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    Galaxy mergers are crucial to understanding galaxy evolution, therefore we must determine their observational signatures to select them from large IFU galaxy samples such as MUSE and SAMI. We employ 24 high-resolution idealized hydrodynamical galaxy merger simulations based on the ‘Feedback In Realistic Environment’ (FIRE-2) model to determine the observability of mergers to various configurations and stages using synthetic images and velocity maps. Our mergers cover a range of orbital configurations at fixed 1:2.5 stellar mass ratio for two gas rich spirals at low redshift. Morphological and kinematic asymmetries are computed for synthetic images and velocity maps spanning each interaction. We divide the interaction sequence into three: (1) the pair phase; (2) the merging phase; and (3) the post-coalescence phase. We correctly identify mergers between first pericentre passage and 500 Myr after coalescence using kinematic asymmetry with 66 per cent completeness, depending upon merger phase and the field of view of the observation. We detect fewer mergers in the pair phase (40 per cent) and many more in the merging and post-coalescence phases (97 per cent). We find that merger detectability decreases with field of view, except in retrograde mergers, where centrally concentrated asymmetric kinematic features enhances their detectability. Using a cut-off derived from a combination of photometric and kinematic asymmetry, we increase these detections to 89 per cent overall, 79 per cent in pairs, and close to 100 per cent in the merging and post-coalescent phases. By using this combined asymmetry cut-off we mitigate some of the effects caused by smaller fields of view subtended by massively multiplexed integral field spectroscopy programmes.

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    Recent observations have revealed remarkable insights into the gas reservoir in the circumgalactic medium (CGM) of galaxy haloes. In this paper, we characterize the gas in the vicinity of Milky Way and Andromeda analogues in the hestia (High resolution Environmental Simulations of The Immediate Area) suite of constrained Local Group (LG) simulations. The hestia suite comprise of a set of three high-resolution arepo-based simulations of the LG, run using the Auriga galaxy formation model. For this paper, we focus only on the z = 0 simulation data sets and generate mock skymaps along with a power spectrum analysis to show that the distributions of ions tracing low-temperature gas (H i and Si iii) are more clumpy in comparison to warmer gas tracers (O vi, O vii, and O viii). We compare to the spectroscopic CGM observations of M31 and low-redshift galaxies. hestia underproduces the column densities of the M31 observations, but the simulations are consistent with the observations of low-redshift galaxies. A possible explanation for these findings is that the spectroscopic observations of M31 are contaminated by gas residing in the CGM of the Milky Way.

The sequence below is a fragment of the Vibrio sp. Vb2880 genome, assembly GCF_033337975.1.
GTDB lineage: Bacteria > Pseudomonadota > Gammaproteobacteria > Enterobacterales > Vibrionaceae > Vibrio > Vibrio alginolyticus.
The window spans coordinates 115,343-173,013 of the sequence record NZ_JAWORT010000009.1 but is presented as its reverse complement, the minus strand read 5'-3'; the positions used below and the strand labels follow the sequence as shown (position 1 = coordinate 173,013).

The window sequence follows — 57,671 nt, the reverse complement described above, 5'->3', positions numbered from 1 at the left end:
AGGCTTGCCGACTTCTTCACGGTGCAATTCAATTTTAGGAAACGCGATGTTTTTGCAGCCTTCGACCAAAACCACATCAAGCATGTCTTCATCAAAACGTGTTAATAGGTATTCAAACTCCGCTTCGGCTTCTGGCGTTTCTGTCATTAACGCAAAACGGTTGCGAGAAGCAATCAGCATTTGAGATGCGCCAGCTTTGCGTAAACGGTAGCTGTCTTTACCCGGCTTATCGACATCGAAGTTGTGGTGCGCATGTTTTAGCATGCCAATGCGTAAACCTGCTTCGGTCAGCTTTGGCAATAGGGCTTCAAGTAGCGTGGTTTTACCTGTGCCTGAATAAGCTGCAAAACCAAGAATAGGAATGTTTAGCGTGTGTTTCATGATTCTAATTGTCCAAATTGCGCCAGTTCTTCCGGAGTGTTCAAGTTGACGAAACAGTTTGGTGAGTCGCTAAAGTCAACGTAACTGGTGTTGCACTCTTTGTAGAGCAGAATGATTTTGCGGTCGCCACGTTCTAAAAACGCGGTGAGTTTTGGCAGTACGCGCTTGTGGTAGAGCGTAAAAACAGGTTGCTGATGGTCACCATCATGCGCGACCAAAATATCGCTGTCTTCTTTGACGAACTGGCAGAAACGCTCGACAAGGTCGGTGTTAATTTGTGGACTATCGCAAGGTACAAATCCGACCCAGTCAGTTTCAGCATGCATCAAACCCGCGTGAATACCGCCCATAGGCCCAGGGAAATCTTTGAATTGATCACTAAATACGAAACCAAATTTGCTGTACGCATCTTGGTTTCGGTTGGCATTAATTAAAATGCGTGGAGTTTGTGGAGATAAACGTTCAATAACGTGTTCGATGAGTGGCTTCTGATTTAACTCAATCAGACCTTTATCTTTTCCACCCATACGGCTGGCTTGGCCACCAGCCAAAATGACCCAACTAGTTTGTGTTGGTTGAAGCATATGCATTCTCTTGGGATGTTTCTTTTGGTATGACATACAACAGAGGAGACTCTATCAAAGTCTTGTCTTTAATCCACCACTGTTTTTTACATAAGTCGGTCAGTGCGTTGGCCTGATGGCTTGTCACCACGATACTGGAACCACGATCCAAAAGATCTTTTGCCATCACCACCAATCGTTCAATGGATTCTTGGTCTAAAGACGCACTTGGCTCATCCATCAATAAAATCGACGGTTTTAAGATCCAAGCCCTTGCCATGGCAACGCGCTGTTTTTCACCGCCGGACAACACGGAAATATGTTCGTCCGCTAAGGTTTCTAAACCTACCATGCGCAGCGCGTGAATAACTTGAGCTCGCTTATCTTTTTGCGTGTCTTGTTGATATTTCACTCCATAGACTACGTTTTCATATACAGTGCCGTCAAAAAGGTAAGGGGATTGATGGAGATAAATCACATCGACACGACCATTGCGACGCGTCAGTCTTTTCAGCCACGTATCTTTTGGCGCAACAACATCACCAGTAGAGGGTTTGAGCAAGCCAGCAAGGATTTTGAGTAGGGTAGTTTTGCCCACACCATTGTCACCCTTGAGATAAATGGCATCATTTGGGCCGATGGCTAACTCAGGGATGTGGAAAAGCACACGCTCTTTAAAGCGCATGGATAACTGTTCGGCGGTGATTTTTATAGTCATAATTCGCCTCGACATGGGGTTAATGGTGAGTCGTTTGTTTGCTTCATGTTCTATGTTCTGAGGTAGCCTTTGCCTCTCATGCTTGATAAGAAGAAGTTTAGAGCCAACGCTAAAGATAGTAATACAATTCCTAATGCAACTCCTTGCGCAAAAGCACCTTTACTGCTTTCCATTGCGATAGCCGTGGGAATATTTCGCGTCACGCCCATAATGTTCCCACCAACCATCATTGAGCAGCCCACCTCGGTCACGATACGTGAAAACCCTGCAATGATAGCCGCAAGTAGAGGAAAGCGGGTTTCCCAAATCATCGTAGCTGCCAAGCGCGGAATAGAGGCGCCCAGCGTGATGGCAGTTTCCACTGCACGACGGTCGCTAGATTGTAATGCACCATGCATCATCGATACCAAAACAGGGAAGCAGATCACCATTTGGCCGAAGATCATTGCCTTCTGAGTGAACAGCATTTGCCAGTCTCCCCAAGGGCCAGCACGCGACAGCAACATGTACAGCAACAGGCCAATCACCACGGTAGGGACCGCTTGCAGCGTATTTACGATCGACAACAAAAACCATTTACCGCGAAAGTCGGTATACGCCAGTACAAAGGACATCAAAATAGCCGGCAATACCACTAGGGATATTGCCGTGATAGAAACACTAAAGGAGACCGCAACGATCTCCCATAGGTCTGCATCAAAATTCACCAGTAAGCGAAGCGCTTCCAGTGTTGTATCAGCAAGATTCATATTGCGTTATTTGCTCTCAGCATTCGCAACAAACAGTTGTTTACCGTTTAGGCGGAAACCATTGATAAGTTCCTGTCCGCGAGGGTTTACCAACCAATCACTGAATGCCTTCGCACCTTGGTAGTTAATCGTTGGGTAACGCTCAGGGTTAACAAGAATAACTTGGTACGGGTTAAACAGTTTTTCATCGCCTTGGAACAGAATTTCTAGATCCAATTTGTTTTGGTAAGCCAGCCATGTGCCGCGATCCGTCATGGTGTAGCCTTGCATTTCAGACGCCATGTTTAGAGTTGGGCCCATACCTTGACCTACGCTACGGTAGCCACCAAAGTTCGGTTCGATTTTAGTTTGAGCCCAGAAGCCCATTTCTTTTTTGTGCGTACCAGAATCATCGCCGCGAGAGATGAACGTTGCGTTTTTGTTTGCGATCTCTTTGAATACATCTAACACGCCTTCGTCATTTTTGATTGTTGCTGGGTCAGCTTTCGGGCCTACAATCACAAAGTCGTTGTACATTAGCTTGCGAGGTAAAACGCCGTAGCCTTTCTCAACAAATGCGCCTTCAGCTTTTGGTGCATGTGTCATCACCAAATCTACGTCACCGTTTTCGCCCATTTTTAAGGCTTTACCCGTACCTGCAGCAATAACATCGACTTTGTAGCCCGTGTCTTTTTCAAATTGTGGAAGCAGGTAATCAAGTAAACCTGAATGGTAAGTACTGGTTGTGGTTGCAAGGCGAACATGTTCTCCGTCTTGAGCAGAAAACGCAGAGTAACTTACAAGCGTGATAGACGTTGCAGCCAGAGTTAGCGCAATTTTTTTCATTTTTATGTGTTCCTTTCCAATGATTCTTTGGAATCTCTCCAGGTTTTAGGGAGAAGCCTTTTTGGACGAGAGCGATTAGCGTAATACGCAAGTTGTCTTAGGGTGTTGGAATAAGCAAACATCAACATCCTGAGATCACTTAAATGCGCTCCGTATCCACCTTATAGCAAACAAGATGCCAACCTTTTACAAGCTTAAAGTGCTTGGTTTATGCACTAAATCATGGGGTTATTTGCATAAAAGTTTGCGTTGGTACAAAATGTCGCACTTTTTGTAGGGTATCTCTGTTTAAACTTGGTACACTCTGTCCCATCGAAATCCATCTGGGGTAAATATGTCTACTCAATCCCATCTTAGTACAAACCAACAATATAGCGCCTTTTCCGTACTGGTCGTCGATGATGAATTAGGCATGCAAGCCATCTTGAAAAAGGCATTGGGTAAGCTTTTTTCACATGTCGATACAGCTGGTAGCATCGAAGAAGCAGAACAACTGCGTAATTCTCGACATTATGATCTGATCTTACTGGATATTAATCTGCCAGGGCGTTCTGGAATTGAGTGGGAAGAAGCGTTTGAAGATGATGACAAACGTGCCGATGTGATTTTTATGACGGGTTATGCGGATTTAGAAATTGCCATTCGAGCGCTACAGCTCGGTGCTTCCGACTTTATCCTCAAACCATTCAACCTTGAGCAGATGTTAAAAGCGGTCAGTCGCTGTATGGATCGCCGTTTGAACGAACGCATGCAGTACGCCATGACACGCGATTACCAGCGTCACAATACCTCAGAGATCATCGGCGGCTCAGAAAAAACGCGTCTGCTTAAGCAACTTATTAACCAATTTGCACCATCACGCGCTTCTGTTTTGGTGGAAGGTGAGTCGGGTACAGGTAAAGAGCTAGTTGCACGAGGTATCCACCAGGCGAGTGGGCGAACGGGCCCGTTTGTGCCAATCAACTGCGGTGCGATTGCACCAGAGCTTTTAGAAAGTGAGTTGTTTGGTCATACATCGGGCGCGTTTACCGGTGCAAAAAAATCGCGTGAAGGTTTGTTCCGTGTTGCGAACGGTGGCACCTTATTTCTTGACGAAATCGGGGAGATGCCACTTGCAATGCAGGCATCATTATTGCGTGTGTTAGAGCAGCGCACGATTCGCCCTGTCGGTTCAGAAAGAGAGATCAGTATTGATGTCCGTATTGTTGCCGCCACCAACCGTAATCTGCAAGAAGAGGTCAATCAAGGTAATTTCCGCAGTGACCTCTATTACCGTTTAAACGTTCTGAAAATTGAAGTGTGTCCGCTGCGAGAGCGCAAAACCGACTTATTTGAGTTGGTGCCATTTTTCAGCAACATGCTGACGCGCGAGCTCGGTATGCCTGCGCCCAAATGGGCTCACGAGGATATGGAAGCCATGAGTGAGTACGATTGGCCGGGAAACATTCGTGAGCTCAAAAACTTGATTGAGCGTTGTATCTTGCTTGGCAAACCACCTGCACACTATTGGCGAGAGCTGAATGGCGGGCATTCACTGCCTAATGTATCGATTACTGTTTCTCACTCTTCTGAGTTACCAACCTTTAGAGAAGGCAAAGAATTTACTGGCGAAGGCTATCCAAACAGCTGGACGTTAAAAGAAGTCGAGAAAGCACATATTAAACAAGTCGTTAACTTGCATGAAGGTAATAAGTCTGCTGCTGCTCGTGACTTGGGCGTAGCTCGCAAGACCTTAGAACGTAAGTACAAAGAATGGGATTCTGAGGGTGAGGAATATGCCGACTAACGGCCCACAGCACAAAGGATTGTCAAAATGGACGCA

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  3. ABSTRACT We investigate the spatial structure and evolution of star formation and the interstellar medium (ISM) in interacting galaxies. We use an extensive suite of parsec-scale galaxy-merger simulations (stellar mass ratio = 2.5:1), which employs the ‘Feedback In Realistic Environments-2’ model (fire-2). This framework resolves star formation, feedback processes, and the multiphase structure of the ISM. We focus on the galaxy-pair stages of interaction. We find that close encounters substantially augment cool (H i) and cold-dense (H2) gas budgets, elevating the formation of new stars as a result. This enhancement is centrally concentrated for the secondary galaxy, and more radially extended for the primary. This behaviour is weakly dependent on orbital geometry. We also find that galaxies with elevated global star formation rate (SFR) experience intense nuclear SFR enhancement, driven by high levels of either star formation efficiency (SFE) or available cold-dense gas fuel. Galaxies with suppressed global SFR also contain a nuclear cold-dense gas reservoir, but low SFE levels diminish SFR in the central region. Concretely, in the majority of cases, SFR enhancement in the central kiloparsec is fuel-driven (55 per cent for the secondary, 71 per cent for the primary) – while central SFR suppression is efficiency-driven (91 per cent for the secondary, 97 per cent for the primary). Our numerical predictions underscore the need of substantially larger, and/or merger-dedicated, spatially resolved galaxy surveys – capable of examining vast and diverse samples of interacting systems – coupled with multiwavelength campaigns aimed to capture their internal ISM structure.